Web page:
Here’s a sample chapter:

After seven years of brutal dictatorship, during which many citizens have been killed or “disappeared” by the government, an artist decides to celebrate her nation’s return to democracy by constructing a “Parthenon of Books” on one of the capital’s main boulevards. Over the course of seventeen days, she and a team of assistants build a full-scale replica of the famous Greek temple, made not from marble but from copies of books that were banned during the dictatorship. Each of the volumes, which are attached to metal scaffolding, is enclosed in a transparent plastic bag to protect it from the elements. On the day before Christmas, after the structure has been on display for three weeks, the artist invites the public to dismantle it. Climbing up tall ladders that have been provided, and assisted by cranes, men and women enthusiastically help themselves to the previously unavailable books, publications that might have been their owners’ death warrants had they been discovered by the secret police during the so-called dirty war. Strikingly, the number of books required for this ephemeral Parthenon is nearly identical to the number (according to later estimates by human rights groups) of the dictatorship’s victims: 30,000.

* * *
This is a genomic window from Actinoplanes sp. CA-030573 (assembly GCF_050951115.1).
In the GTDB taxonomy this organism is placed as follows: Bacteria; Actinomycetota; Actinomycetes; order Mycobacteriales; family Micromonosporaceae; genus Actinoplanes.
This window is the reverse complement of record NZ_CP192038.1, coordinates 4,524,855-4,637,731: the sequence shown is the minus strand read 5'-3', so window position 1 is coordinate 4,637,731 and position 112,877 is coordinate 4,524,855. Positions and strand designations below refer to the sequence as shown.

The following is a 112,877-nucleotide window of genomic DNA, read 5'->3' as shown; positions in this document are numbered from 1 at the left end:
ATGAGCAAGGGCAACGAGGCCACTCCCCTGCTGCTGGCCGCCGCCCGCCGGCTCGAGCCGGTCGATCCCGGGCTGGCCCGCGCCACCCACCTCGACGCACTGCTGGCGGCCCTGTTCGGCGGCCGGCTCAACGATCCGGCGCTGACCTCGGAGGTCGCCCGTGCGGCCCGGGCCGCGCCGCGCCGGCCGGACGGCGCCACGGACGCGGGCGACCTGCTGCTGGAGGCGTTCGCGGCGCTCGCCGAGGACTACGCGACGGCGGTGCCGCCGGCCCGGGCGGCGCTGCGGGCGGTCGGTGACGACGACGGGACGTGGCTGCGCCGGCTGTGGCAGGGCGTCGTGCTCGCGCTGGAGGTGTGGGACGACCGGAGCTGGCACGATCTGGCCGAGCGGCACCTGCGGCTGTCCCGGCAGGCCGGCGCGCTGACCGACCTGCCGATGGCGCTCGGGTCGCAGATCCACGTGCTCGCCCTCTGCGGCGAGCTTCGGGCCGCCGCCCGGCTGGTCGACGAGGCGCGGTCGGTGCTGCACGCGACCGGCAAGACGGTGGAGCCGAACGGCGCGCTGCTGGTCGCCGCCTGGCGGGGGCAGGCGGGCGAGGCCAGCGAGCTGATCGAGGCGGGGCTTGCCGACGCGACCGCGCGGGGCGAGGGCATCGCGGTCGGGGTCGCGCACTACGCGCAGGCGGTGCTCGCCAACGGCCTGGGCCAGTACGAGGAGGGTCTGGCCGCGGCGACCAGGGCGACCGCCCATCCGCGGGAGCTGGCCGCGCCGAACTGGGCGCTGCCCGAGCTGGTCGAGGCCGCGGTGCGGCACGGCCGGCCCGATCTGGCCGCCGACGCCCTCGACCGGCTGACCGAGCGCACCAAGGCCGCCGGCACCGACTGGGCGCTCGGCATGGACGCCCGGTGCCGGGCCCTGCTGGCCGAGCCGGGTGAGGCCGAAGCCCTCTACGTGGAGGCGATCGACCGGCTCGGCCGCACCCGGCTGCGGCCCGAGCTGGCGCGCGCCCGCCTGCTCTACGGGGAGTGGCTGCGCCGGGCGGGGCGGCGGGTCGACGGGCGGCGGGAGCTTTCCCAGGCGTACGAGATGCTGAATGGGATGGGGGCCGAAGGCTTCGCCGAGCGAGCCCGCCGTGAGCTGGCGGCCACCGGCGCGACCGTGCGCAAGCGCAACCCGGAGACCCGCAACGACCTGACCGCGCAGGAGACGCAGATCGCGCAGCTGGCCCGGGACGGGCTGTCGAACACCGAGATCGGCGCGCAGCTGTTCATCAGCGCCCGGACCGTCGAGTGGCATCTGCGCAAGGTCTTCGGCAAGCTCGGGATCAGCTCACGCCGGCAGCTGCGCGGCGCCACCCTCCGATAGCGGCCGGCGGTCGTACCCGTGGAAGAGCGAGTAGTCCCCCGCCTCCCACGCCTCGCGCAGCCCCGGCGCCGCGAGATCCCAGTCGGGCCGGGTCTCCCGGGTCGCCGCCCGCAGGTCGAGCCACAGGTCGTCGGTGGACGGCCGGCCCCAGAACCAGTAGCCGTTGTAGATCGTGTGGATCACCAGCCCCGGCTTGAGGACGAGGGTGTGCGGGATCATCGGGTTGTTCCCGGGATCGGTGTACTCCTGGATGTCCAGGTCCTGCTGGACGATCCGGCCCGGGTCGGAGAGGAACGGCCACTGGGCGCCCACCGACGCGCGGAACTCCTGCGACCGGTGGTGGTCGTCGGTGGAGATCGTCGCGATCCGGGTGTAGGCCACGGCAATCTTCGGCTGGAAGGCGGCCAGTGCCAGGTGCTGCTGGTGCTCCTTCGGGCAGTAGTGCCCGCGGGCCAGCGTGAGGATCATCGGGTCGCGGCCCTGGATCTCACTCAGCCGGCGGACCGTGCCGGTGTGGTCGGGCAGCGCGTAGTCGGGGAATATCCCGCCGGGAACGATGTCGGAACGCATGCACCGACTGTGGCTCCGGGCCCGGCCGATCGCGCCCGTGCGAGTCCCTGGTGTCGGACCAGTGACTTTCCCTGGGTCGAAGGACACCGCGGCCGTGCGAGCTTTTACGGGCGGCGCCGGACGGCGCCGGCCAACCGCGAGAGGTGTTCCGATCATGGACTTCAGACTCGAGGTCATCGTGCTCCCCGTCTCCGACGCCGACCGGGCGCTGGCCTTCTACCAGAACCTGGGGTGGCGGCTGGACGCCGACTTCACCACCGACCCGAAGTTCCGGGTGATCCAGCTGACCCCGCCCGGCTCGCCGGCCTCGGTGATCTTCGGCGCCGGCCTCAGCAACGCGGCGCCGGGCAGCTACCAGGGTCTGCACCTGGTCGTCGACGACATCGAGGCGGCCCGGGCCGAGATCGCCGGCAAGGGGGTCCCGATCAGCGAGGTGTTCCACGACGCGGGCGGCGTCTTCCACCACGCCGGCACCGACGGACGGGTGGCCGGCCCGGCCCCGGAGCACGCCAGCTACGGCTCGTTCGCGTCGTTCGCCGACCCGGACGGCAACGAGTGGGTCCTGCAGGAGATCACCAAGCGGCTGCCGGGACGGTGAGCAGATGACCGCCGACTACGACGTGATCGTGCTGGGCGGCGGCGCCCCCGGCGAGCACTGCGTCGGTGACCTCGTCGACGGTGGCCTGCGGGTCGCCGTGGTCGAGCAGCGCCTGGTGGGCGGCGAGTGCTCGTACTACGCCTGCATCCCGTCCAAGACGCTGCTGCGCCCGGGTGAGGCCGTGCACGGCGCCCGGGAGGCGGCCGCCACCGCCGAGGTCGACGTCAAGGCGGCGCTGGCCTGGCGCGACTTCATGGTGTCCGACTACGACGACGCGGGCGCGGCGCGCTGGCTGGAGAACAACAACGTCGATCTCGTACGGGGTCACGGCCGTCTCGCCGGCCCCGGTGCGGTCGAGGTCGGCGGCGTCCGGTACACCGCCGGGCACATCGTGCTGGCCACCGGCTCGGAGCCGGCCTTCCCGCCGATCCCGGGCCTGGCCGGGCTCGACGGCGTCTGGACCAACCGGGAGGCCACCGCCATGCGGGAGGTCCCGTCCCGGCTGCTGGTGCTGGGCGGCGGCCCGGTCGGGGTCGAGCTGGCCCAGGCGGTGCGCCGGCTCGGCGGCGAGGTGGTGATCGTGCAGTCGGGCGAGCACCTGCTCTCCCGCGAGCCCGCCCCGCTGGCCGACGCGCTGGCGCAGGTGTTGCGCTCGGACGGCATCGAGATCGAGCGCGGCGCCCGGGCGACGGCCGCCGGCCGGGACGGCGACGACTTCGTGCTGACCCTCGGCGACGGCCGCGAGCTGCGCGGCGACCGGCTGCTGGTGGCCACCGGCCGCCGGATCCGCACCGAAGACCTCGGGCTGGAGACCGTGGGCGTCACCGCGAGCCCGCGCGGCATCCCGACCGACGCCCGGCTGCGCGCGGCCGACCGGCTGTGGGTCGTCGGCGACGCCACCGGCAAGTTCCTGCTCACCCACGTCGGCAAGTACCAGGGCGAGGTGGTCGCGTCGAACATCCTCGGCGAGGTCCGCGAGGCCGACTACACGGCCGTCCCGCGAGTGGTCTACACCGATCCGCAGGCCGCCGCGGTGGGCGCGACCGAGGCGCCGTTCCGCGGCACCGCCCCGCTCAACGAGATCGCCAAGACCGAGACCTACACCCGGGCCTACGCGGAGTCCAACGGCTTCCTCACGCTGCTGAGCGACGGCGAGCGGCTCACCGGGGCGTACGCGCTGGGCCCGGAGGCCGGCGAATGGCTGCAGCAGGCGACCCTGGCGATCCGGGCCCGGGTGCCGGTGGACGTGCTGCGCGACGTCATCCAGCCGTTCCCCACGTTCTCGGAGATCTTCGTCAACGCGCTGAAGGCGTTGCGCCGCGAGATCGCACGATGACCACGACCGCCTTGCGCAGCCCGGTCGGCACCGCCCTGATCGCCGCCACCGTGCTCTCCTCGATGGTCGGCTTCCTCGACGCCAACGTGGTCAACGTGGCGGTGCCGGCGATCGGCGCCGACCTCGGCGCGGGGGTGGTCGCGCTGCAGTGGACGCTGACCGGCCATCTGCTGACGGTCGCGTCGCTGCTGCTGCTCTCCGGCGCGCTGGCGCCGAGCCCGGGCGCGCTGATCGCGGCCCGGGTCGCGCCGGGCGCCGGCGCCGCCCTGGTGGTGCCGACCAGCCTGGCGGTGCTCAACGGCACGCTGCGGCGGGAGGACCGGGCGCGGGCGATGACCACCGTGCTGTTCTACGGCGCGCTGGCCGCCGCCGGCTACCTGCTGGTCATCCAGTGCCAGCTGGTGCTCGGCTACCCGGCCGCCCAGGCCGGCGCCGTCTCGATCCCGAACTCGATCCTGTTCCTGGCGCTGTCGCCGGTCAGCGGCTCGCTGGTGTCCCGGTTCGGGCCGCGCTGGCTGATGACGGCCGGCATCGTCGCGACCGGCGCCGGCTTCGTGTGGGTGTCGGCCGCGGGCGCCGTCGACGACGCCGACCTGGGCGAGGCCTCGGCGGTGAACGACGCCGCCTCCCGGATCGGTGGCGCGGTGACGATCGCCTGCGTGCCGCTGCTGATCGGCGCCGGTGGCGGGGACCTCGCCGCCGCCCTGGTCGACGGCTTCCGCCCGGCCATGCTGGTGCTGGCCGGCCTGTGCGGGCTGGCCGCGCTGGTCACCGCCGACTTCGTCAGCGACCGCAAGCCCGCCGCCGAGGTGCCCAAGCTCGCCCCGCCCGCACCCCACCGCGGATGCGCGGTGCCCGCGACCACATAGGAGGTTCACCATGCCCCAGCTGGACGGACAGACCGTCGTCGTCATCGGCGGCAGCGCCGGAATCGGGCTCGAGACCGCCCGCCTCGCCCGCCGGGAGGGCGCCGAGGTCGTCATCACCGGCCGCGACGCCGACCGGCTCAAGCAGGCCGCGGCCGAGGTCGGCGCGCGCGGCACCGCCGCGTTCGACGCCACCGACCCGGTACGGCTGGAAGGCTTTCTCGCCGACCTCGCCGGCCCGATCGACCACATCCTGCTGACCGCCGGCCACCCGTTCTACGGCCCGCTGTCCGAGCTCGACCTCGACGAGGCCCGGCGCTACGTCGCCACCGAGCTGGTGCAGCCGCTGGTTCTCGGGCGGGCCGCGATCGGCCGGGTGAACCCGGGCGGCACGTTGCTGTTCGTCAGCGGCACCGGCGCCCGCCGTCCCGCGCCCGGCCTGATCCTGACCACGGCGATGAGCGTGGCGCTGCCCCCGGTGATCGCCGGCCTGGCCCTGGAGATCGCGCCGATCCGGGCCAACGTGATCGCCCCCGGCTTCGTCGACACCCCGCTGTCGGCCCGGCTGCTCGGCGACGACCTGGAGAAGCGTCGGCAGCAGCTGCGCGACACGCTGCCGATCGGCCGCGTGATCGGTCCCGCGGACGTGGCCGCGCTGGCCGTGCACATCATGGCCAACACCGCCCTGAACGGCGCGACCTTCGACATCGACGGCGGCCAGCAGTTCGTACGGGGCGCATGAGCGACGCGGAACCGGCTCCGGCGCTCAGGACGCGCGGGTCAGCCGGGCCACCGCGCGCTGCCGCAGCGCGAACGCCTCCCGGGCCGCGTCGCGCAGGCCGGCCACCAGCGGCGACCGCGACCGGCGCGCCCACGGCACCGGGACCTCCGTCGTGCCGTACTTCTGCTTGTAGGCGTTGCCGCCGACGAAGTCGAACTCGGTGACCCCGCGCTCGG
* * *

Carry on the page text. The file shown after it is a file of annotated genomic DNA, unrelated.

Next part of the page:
An Exercise

If stuck, cut out or photocopy the first page of a prose essay you admire. The key is to choose something with a textual weave that intrigues you. Aim to cut the total words on the page by half. Rearrange and rework sentences, make shaper leaps in argument, open fissures in the thinking, put images into new relationship, try for inertia as much as for sense. This process will leave you with a beginning–made of the stuff of your beloved model but already working differently, already taking the shape of your recognitions and perceptual rhythms. Even canonical writing could’ve be been otherwise. Your own writing will be otherwise.

Benjamin's 13